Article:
|Mabel Brown Hibbard Collection
Mary Elizabeth "Mollie" Hazen born October 16, 1869, in Marshall, IL, to John Carlisle Hazen and Clarinda Freemen.
John C. Hazen was born 08 Mar 1843 in Ohio. His family relocated to Marshall, IL. John was a soldier in the Civil War,
enlisting in Company F, Illinois 79th Infantry Regiment on 28 Aug 1862. He mustered out on 12 Jun 1865 at Camp
Butler, Springfield, IL. John died 04 Sep 1872 in Marshall, IL. John's father was Dr. John Herrick Hazen, who was a
young soldier in the War of 1812 and was with Commodore Perry during his famed battle on Lake Erie.
Mollie's mother was Clarinda Freeman, born 27 Feb 1847 in Indiana. She and John Hazen married 04 Dec 1866. After
he died, she married Joseph Wishard 27 Jul 1877 and relocated to Kansas. He died in 1891. Clarinda relocated with
her daughter's family in Pawnee County, OK, where she died 31 Mar 1898.
The Browns suffered challenges in Oklahoma that proved to much to keep George and Mary together. Having already
lost one child in Fort Smith, AR, a five-month old son named Clarence, the family would suffer a shocking, traumatic loss
in Kiefer, OK. One of their twins, Ella, was brutally assaulted and murdered in January of 1913 at the age of 9. The
trials wore on for two years and ended with no justice for Ella. George was a drover, or teamster, hauling supplies in the
oil fields. The need to relocate, possibly coupled with the stress of coping with the loss of Ella, tore the family apart. We
do not know the date or location, but George and Mary divorced between 1915 and 1918.
My family said Mary was tired of moving, and that may be so; but I believe she did not want to leave the area until she
saw justice for Ella. That day never came. The trials were widely reported in newspapers. Many described Mary being
at all the trials. She wrote a letter to a Tulsa newspaper to correct them after an erroneous article was printed. It
appears she was a strong woman committed to the truth. She also wrote an open letter to another newspaper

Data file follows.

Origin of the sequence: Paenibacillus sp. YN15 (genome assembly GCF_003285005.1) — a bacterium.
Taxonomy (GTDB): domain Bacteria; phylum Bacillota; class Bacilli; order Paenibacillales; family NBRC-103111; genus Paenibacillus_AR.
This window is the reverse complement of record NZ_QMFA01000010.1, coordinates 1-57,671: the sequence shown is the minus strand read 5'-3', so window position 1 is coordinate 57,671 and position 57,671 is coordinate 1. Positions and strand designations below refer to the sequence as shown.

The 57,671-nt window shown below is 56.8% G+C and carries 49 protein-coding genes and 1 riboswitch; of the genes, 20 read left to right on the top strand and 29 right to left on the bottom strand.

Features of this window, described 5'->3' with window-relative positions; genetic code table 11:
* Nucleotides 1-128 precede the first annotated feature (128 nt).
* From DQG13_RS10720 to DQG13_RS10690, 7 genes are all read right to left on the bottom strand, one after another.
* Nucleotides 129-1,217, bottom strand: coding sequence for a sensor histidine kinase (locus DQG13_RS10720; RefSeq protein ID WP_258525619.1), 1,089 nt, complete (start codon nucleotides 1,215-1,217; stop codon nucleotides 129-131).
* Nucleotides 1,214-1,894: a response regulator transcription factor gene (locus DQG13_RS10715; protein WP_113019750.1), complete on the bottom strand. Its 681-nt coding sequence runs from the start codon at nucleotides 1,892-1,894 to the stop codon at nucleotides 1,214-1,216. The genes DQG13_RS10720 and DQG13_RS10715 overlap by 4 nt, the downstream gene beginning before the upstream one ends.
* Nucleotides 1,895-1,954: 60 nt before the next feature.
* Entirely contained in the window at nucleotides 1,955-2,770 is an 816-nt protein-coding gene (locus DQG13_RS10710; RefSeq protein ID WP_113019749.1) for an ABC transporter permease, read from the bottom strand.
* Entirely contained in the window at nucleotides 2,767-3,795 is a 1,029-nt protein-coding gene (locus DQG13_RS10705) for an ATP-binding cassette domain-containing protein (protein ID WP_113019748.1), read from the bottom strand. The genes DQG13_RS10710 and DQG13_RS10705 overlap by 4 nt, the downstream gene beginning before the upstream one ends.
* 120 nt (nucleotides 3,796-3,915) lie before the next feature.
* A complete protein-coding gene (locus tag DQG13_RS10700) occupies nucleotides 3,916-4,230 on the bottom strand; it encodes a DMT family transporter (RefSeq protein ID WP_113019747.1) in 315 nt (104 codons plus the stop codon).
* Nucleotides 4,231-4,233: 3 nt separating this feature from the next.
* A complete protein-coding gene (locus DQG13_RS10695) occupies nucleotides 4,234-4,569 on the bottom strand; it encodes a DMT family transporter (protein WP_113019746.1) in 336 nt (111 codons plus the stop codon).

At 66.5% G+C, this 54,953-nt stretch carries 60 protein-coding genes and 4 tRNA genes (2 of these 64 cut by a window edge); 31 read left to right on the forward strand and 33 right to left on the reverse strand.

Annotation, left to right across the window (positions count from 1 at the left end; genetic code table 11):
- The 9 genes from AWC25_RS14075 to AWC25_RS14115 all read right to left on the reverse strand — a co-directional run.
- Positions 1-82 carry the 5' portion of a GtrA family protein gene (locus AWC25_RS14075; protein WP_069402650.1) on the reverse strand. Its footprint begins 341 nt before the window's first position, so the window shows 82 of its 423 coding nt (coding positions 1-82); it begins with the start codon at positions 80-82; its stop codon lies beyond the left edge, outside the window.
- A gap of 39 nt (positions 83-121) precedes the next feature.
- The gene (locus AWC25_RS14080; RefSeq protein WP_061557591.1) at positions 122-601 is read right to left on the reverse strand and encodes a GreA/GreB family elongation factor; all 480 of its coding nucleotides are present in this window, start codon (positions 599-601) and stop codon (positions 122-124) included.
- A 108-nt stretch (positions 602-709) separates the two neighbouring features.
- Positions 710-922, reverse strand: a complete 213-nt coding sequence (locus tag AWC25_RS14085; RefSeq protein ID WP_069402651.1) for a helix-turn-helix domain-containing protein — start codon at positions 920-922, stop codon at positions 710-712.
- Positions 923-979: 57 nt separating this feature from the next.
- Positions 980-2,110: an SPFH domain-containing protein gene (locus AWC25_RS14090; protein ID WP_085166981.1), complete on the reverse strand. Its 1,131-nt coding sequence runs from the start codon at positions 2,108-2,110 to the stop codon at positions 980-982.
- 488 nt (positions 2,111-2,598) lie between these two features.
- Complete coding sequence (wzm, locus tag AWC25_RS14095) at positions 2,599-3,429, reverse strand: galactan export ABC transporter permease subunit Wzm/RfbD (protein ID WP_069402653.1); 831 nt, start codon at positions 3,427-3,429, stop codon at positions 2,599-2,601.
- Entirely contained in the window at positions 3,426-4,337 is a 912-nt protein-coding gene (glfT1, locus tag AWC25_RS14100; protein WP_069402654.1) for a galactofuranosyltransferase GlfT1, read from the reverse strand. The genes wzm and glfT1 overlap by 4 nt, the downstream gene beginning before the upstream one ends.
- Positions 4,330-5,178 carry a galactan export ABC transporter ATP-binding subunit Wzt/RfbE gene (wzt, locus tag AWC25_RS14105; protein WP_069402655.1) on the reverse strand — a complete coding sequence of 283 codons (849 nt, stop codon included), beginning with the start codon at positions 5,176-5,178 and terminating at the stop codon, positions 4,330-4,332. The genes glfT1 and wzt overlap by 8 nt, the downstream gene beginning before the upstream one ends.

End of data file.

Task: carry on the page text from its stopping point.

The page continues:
denouncing one of the officers who was involved with the case and was then running for public office. She accused him
of corruption and contributing to the court's inability to bring a guilty verdict. It was reported that when the man accused
of killing Ella was finally acquitted after his third trial, Mary stood up and shouted at the man in the courtroom, declaring
that he did murder her daughter. The townsfolk threatened a lynching, so the defendant had to spend another night in
jail for his own protections. My family was convinced he was guilty.
Mary remarried James Carl Poulson (b. 02 May 1855 in Indiana) sometime around 1918.
Tragedy struck again when George and Mary's daughter, Maude, died unexpectedly in 1928 at the age of 38.
Despite all the tragedy in her life, Mary finally did find happiness. My grandmother's last memory of Mary (her
grandmother) was driving away after a visit and turning back to wave and seeing Mary's young husband playfully turning
the water hose on her.
Mary died in 1932 and is buried in the Old Sapulpa Cemetery next to her beloved Ella. George is buried across town at
South Heights Cemetery next to Maud.
Mary Elizabeth "Mollie" Hazen
Born 16 Oct 1869 in Marshall, IL
Married George Washington Brown 15 Jun 1885 in Coldwater, KS
Married James Carl Poulson about 1918
Died 31 Jul 1932 Seminole, OK
Buried at Old Sapulpa Cemetery, Sapulpa, OK
|Oklahoma, I.T.Around 1900 in Cleveland,
George, Mabel, Eva (front) Turner, Mary, Maud
|Right - Mary Elizabeth Hazen
Left - Mary Hazen-Poulson
Right - Jim and Mary Poulson
After George and Mary divorced, Mary
married James Carol Poulson. He was much
younger than Mary, so her grandchildren
grew up calling him, "Uncle Jim." They were
very fond of him, and he brought Mary much
joy in the later part of her life.
(L) Mary in 1918 with her
granddaughter, Melba Louise
Hibbard (daughter of Mabel
Brown and Nort Hibbard).
(R) Mary with Annie Ransom
in an undated photo